The notice divided the total annual capacity limitation among the four facility categories. Under the notice, the owner (and only an owner) of a facility could apply for an allocation of the capacity limitation. For each facility owned by an applicant, the applicant could apply for an allocation of capacity limitation in only one category for calendar year 2023; applicants that did not receive an allocation are permitted to apply for future allocations in later calendar years.  Applications were accepted for calendar year 2023 during a 60-day application window according to facility type. The entire program was (and continues to be) administered by the Department of Energy (the “DOE”), which reviews applications and provides recommendations to the IRS. Based on these recommendations, the IRS will accept or reject an application for an allocation.  

In Notice 2023-17, the IRS announced its intent to issue additional guidance in the future. The IRS followed up on this promise by issuing Revenue Procedure 2023-27,iv which provided guidance necessary to implement the Low-Income Communities Bonus Credit Program for the 2023 program year. The revenue procedure provided additional guidance including the information an applicant must submit to obtain an allocation, the application review process and the actual manner of receiving an allocation from the IRS.  As it did in Notice 2023-17, the IRS described the division of the annual capacity limitation available for allocation across the four facility categories. 

Revenue Procedure 2023-27 provided more detail on the process of applying for an allocation. Specifically, applications are collected through a portal hosted by the DOE. The application and required attestations were to be submitted under penalty of perjury by a person authorized under state law to bind the applicant. Further, if the applicant was a member of a consolidated group, the submission also must have been authorized by an officer of the common parent of the group. Any application must have included:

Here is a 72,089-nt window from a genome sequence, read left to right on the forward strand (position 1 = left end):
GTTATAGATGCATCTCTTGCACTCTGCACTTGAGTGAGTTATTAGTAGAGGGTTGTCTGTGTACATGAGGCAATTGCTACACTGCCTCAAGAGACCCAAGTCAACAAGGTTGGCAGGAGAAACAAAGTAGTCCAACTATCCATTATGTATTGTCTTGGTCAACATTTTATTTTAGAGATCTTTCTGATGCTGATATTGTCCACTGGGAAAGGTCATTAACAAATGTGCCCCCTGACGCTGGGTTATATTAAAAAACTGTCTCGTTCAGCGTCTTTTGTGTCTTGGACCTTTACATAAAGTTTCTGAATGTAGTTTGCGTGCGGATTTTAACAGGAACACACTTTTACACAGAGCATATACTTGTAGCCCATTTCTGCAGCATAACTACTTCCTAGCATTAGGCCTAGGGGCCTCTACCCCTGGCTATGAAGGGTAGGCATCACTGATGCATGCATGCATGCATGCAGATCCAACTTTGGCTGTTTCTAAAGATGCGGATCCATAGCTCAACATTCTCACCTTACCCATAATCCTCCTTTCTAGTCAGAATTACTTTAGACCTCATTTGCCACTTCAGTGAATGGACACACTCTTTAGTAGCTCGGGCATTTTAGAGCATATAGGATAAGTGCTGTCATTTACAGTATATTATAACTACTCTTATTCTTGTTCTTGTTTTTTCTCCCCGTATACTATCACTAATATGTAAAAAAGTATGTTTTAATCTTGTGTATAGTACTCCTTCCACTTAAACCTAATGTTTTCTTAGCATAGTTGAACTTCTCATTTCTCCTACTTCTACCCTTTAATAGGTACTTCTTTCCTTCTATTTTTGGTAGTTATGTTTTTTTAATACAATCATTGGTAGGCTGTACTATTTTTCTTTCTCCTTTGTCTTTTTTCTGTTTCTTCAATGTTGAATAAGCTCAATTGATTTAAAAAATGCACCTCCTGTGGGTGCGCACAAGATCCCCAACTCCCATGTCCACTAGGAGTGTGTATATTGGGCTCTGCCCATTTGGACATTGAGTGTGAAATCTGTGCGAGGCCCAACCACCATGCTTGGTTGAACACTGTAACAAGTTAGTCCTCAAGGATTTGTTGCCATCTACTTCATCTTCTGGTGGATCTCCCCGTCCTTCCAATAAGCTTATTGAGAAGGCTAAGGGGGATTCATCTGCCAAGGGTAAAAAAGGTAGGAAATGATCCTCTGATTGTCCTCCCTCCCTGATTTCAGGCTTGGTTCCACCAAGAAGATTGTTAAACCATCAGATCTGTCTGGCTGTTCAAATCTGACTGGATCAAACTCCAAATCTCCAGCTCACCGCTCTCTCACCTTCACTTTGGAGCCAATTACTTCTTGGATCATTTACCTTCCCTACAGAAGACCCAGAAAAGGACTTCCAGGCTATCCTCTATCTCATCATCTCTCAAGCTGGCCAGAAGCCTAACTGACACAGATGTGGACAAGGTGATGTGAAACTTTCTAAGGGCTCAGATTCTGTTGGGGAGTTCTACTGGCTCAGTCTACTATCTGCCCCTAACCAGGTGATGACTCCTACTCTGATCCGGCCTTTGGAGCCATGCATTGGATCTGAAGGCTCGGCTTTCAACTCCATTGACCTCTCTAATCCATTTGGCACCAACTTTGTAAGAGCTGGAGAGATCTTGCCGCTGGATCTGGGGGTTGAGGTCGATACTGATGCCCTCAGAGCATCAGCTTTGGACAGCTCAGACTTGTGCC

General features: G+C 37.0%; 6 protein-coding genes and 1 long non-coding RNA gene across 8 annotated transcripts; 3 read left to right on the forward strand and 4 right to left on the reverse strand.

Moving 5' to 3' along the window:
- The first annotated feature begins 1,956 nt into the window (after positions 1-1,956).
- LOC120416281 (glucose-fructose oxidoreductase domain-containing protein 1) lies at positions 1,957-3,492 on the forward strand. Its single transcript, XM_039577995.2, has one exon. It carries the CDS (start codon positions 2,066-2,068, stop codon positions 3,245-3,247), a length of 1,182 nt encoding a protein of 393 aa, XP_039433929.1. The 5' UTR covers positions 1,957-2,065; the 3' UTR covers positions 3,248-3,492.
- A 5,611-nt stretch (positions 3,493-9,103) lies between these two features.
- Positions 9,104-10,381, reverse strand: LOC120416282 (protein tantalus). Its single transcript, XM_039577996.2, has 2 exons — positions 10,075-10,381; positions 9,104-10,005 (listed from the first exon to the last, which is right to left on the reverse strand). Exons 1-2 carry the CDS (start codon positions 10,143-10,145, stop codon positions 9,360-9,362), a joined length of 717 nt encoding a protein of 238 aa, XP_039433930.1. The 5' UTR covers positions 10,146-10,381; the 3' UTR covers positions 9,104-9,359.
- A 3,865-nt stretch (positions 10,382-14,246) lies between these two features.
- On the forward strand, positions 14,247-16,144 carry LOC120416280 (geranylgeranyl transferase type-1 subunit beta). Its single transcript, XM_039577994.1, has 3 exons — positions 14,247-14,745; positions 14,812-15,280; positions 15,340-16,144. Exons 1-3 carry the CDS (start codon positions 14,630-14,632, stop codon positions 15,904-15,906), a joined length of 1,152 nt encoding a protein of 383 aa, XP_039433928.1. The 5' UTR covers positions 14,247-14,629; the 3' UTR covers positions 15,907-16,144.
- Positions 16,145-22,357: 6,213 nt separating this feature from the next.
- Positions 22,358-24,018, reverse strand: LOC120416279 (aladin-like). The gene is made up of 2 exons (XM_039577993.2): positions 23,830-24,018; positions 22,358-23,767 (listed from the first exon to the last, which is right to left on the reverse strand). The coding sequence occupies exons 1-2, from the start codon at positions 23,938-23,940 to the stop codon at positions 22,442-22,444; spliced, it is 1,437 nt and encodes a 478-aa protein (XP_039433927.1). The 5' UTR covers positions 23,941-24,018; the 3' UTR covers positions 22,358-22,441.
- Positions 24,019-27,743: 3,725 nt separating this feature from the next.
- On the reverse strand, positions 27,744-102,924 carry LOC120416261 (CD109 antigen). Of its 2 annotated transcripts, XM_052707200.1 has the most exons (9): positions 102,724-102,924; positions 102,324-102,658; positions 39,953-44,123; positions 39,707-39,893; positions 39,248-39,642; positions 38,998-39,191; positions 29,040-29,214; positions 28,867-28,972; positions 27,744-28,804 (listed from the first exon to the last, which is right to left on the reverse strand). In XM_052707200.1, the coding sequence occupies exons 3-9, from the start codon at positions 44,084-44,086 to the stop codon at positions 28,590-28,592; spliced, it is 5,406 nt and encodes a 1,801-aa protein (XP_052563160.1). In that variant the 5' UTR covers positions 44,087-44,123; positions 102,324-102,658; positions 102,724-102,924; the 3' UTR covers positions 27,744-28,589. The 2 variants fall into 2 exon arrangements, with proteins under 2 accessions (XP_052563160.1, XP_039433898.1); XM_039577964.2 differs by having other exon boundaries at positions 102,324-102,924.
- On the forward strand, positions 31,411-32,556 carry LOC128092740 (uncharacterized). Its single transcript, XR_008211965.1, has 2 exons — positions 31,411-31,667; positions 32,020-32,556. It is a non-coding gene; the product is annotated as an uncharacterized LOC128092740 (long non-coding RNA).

1. The name, address, and taxpayer identification number of the applicant; 
  2. If the applicant is a subsidiary member of a consolidated group, the name and taxpayer identification number of the parent of that group; 
  3. The name and telephone number of the person submitting the application on behalf of the applicant; and 
  4. Any other information required by the DOE’s publicly available written procedures.  

In addition to the above, the applicant was required to include specific information about the particular facility with respect to which the allocation is sought. This included information about the location of the facility, as well as the expected maximum net output of the facility. Finally, the applicant was required to submit a variety of attestations relating to the suitability of the facility, as well as the satisfaction of state and local requirements. Once submitted, an application was reviewed by the DOE, which provided a recommendation to the IRS regarding whether to award an applicant an amount of capacity limitation with respect to a facility. Based on that recommendation, the IRS would award an allocation or reject the application.  

In the case a facility category was oversubscribed, applications in the category were entered into a lottery to determine the order of the DOE’s review. As part of the lottery, the DOE separated applications to group all applications that purport to meet the ownership and geographic criteria described in § 1.48(e)-1(h); fifty percent of the capacity limitation in each facility category was reserved for qualified solar or wind facilities meeting these criteria. The IRS sent final decision letters through the portal to inform applicants of the outcome of their application process.